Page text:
Journalists Manhandled Over Covering Women Rights Protests
As Taliban takes over the running of the government in an all-male administration, it has become evident that women have no say or standing in Afghanistan as of now. This was proven correct when two journalists were beaten up badly for covering women’s rights protests in Kabul.
Both journalists work for an Afghani news channel. Taqi Daryabi and Nemat Naqdi, from the Kabul-based media outlet Etilaat-e Roz, were reportedly detained and attacked. This has become the first glaring example of human rights violation and has been severely attacked by human rights activists.
They have been repeatedly covering similar protests, creating awareness about the mistreatment of women and girls in Afghanistan. Both were separated when arrested and then beaten down with cables. This went on for almost four hours, between which the men lost their consciousness almost four times.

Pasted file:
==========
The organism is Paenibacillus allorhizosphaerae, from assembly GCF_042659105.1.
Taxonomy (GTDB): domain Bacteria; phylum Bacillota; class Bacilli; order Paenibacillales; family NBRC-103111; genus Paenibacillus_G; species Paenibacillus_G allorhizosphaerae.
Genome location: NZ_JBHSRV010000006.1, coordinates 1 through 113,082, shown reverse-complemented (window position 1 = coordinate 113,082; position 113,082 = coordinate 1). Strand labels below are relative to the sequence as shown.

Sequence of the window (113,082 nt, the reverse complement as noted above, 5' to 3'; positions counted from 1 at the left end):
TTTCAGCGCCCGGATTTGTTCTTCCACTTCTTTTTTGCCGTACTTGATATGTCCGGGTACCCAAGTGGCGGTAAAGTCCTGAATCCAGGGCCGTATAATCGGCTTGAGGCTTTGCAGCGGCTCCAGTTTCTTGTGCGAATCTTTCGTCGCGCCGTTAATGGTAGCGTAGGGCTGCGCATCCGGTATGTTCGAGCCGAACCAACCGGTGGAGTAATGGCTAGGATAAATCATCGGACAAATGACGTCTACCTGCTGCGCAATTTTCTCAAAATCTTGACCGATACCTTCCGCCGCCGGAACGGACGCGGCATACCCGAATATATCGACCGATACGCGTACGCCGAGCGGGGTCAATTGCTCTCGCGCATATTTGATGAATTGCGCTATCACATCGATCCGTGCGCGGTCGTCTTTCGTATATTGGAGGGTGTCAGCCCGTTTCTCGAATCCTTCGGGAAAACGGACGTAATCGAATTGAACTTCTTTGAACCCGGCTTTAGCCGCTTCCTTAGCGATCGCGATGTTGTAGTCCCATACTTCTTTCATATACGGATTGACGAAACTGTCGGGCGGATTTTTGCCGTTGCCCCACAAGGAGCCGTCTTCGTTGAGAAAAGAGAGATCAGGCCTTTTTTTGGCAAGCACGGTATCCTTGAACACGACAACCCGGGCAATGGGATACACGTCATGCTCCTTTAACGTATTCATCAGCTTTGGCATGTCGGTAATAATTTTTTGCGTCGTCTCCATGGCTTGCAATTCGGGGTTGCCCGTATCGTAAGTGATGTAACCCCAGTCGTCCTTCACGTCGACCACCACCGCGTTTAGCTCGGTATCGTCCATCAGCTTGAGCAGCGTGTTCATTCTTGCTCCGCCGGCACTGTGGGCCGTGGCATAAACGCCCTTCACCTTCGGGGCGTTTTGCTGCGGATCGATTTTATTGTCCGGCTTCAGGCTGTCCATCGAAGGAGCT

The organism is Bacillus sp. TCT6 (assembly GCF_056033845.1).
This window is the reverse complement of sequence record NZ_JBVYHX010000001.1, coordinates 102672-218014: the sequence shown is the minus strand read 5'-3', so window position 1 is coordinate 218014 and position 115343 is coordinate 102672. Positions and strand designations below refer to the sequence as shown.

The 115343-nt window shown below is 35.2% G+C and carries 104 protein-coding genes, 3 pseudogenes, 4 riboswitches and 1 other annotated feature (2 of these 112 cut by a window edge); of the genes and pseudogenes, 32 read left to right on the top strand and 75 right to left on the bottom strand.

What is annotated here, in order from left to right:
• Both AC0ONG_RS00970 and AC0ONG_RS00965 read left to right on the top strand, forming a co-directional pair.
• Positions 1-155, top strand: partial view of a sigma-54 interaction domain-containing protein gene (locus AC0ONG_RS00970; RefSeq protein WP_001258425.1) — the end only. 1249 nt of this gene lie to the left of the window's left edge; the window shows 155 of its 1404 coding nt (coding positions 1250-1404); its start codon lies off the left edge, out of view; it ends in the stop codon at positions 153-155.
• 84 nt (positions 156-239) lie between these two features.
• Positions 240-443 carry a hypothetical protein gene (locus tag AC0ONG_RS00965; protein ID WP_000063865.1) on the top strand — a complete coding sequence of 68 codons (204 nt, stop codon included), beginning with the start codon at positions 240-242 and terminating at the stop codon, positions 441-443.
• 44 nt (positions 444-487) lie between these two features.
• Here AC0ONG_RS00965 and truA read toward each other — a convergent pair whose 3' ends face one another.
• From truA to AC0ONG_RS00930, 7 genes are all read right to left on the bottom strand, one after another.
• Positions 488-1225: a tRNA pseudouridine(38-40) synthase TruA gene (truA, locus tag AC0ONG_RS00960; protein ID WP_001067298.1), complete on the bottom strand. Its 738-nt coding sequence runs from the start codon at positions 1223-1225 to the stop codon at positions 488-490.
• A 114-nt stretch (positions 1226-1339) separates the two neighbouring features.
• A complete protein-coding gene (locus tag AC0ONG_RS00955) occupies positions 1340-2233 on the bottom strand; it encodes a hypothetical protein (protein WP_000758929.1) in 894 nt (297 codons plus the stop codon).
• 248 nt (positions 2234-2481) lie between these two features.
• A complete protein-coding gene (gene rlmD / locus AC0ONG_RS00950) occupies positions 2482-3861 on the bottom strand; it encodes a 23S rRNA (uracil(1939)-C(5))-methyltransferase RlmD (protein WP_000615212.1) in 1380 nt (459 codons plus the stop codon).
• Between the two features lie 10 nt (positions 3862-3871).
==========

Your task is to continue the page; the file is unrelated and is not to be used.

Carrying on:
Women in Afghanistan have been targeted especially if they are from other nationalities. Those who are human rights defenders and civil activists have been seen protesting to call on the Taliban for the preservation of their achievements and education, in front of the presidential palace in Kabul.
While Taliban has said it would let media function, their understanding of Islam is unique. Patricia Gossman, associate Asia director at Human Rights Watch, said: “Taliban authorities claimed that they would allow the media to function so long as they ‘respected Islamic values’, but they are increasingly preventing journalists from reporting on demonstrations. Men and women are being made to sit separately in universities in Kabul already.
On other occasions, photo journalists have been detained and manhandled as well. In a separate statement, PDP supremo Mehbooba Mufti said that Taliban should practice Sharia law the way it is; not their own interpretation of it. She has recently faced a backlash for asking the Taliban to follow the Sharia law in Afghanistan and been forced to issue a clarification already.